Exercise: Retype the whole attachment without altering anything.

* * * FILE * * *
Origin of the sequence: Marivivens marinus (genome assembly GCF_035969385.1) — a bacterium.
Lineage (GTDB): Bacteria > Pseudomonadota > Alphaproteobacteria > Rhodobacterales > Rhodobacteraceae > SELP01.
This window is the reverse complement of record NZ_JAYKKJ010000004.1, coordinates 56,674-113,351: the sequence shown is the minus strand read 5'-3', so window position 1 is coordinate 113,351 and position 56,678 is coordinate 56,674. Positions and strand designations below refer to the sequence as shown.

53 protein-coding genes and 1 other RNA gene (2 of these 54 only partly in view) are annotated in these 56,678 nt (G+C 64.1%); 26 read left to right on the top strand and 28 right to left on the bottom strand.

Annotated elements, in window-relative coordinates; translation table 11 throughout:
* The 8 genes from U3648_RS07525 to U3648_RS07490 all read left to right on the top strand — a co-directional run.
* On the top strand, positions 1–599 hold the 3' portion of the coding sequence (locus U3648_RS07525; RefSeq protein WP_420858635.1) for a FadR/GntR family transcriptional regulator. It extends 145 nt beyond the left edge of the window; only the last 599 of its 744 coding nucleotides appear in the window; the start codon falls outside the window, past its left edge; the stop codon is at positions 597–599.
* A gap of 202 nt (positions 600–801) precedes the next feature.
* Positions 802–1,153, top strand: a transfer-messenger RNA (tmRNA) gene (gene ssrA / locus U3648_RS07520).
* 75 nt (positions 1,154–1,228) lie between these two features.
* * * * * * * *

Origin of the sequence: Marivivens marinus (genome assembly GCF_035969385.1) — a bacterium.
Lineage (GTDB): Bacteria > Pseudomonadota > Alphaproteobacteria > Rhodobacterales > Rhodobacteraceae > SELP01.
This window is the reverse complement of record NZ_JAYKKJ010000004.1, coordinates 56,674-113,351: the sequence shown is the minus strand read 5'-3', so window position 1 is coordinate 113,351 and position 56,678 is coordinate 56,674. Positions and strand designations below refer to the sequence as shown.

53 protein-coding genes and 1 other RNA gene (2 of these 54 only partly in view) are annotated in these 56,678 nt (G+C 64.1%); 26 read left to right on the top strand and 28 right to left on the bottom strand.

Annotated elements, in window-relative coordinates; translation table 11 throughout:
* The 8 genes from U3648_RS07525 to U3648_RS07490 all read left to right on the top strand — a co-directional run.
* On the top strand, positions 1–599 hold the 3' portion of the coding sequence (locus U3648_RS07525; RefSeq protein WP_420858635.1) for a FadR/GntR family transcriptional regulator. It extends 145 nt beyond the left edge of the window; only the last 599 of its 744 coding nucleotides appear in the window; the start codon falls outside the window, past its left edge; the stop codon is at positions 597–599.
* A gap of 202 nt (positions 600–801) precedes the next feature.
* Positions 802–1,153, top strand: a transfer-messenger RNA (tmRNA) gene (gene ssrA / locus U3648_RS07520).
* 75 nt (positions 1,154–1,228) lie between these two features.